A thermos is not something anglers want to carry all the time, but hot liquid during the day will warm you, boost your energy and feed your soul with what you need for a productive day in the water.

Finally, master the use of your hemostats and learn to gently let fish go and remove the hook without ever handling them or taking them from the water. This simple act will benefit you and the fish!

Happy Fishing and Stay Warm Everyone!

Sun Valley Area Fishing Report - November 10, 2014

Winter fishing has quickly come upon us. This means significant change for the angler. It may be time to put the 4 weight rod away or your favorite dry fly stick and get ready for a few months of Nymphing and Streamer fishing. The best news is, no more carrying a big bag with a ton of gear and flies for many months. Anglers can now enjoy a fly box with a few basic nymph patterns and a couple of good streamers. Make sure you have strike indicators, a tippet spool, nippers and forceps and you’re good to go!

A winter fly box should include: Size 18/20 Red and Black Zebra Nymphs, Size 12/14 Bead Head Prince Nymphs, Hares Ears, and Zug Bugs, Size 14/16 Brassies in Red and Copper, Girdle Bugs, Montana Stonefly Nymphs and your favorite streamer patterns like Buggers, Sparkle Minnows, and Zonkers.

Another important piece of gear you should have is the New Zealand Strike Indicators. This new Strike Indicator system is incredible and made this angler switch after 20+ years of using the same foam indicators. These NZ style indicators can be moved freely up and down the line, they are super sensitive, float well and are unperceivable when casting.

Winter is also an excellent time to fish with Fluorocarbon instead of Nylon Leader material. When fishing subsurface there will always be a delay between the fish eating and the angler striking. One small advantage you can gain is by using Fluorocarbon material because it won’t stretch when you set the hook. This means a quicker hook set and hook point that penetrate with power.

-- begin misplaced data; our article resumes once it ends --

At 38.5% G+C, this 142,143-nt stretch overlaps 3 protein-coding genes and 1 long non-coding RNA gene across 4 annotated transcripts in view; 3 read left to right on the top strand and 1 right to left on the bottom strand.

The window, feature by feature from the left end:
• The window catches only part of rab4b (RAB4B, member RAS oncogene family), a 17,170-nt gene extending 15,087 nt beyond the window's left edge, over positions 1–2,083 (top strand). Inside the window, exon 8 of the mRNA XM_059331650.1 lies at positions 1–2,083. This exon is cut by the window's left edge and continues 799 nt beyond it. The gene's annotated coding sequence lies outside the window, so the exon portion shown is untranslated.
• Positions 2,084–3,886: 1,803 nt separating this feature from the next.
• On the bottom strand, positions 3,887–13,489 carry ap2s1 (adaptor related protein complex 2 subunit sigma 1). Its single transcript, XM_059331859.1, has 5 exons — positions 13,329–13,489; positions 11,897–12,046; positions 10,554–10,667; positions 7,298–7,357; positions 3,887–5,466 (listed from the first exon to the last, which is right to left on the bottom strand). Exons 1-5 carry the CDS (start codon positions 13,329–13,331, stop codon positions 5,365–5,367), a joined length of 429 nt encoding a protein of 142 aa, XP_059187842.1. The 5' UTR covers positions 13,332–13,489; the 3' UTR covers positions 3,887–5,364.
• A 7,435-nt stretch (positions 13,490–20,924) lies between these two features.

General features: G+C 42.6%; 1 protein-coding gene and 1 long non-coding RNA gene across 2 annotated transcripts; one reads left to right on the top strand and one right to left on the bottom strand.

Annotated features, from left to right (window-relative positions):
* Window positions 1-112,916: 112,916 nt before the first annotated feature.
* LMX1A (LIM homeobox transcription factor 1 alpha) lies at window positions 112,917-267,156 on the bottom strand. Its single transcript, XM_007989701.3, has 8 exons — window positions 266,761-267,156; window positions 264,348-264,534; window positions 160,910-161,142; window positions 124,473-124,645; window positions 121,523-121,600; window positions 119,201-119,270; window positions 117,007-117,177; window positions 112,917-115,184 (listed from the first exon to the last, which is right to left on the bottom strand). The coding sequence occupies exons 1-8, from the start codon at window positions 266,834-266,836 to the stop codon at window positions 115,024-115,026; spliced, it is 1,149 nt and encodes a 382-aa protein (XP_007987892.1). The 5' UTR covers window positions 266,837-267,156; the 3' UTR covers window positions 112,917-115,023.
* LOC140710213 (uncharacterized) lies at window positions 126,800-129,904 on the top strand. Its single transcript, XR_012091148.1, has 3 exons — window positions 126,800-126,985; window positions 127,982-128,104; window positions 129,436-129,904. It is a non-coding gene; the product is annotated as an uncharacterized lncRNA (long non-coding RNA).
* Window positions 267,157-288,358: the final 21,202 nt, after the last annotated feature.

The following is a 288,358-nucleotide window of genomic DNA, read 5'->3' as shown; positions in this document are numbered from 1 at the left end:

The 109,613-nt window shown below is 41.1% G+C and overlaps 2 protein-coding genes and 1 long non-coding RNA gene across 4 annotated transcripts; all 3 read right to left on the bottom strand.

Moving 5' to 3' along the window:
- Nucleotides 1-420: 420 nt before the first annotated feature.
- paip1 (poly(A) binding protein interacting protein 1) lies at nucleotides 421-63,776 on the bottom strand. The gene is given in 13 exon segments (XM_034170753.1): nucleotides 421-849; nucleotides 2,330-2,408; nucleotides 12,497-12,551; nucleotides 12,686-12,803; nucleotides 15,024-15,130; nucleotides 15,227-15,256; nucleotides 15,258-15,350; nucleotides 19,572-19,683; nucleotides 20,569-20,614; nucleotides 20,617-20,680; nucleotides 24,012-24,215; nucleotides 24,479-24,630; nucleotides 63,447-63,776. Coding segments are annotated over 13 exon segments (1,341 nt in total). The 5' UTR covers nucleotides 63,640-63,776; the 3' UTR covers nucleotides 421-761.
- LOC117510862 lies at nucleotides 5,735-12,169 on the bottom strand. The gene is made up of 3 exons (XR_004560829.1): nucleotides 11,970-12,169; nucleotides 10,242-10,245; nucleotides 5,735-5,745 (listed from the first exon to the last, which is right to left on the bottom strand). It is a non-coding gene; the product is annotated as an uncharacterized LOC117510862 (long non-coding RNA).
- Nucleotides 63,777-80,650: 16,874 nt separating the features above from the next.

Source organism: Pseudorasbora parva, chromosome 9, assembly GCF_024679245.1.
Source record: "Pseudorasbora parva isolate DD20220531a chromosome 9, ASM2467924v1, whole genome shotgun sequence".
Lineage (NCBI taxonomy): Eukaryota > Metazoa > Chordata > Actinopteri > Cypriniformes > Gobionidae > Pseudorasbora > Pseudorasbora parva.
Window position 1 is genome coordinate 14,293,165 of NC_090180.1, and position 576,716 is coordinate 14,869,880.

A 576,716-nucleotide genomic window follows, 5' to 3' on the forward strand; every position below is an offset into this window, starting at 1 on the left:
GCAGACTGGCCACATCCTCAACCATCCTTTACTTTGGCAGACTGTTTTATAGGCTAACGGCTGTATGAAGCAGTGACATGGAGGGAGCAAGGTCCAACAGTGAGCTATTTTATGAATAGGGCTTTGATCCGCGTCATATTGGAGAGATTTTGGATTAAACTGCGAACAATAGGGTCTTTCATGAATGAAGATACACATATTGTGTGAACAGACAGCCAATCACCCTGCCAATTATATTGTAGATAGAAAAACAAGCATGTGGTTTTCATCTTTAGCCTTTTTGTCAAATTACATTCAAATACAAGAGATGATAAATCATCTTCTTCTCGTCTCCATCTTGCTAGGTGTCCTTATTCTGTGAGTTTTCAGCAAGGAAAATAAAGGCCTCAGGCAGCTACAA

Just because it is getting cold, doesn’t mean you should stop fishing. A few things you can do to make it more comfortable out there are fishing in fingerless gloves. Take that one step more and insert hand warmers into the backs of the glove to keep the blood moving to your fingers warm. Sock liners are also a great idea in combination with a really good winter sock, and if you really get cold feet try boot-foot waders. Also keep in mind that what you eat before and what you bring to snack on while fishing is important as well. Keep your energy level high and that alone will keep you moving and keep you warm.

Finally, remember snow storms mean low pressure and around here that means very, very good winter fishing!

Happy Fishing Everyone!


Sun Valley Area Fishing Report - November 3, 2014

A week of fall/winter limbo is upon us. The daytime and nighttime temperatures will not budge. The good news for the fish, is at least one more week of temperate conditions. The good news for the angler is the fish will use this extra time to keep trying to fatten up for winter. A seasons worth of “getting educated” gets tossed aside when the fish decide it’s time to fatten up!

Expect a lot of Nymphing when the hatches aren’t present. You can also expect to see quite a few fish holding in the middle of the pools. When the hatches aren’t prolific, the fish have no reason to move to neither the head nor tail of the pools to dine on the hatches that get compressed in the shallower water. With very little food in the waters stratus the fish will favor a holding lie over a feeding lie. This may mean deeper Nymphing than what we are used to.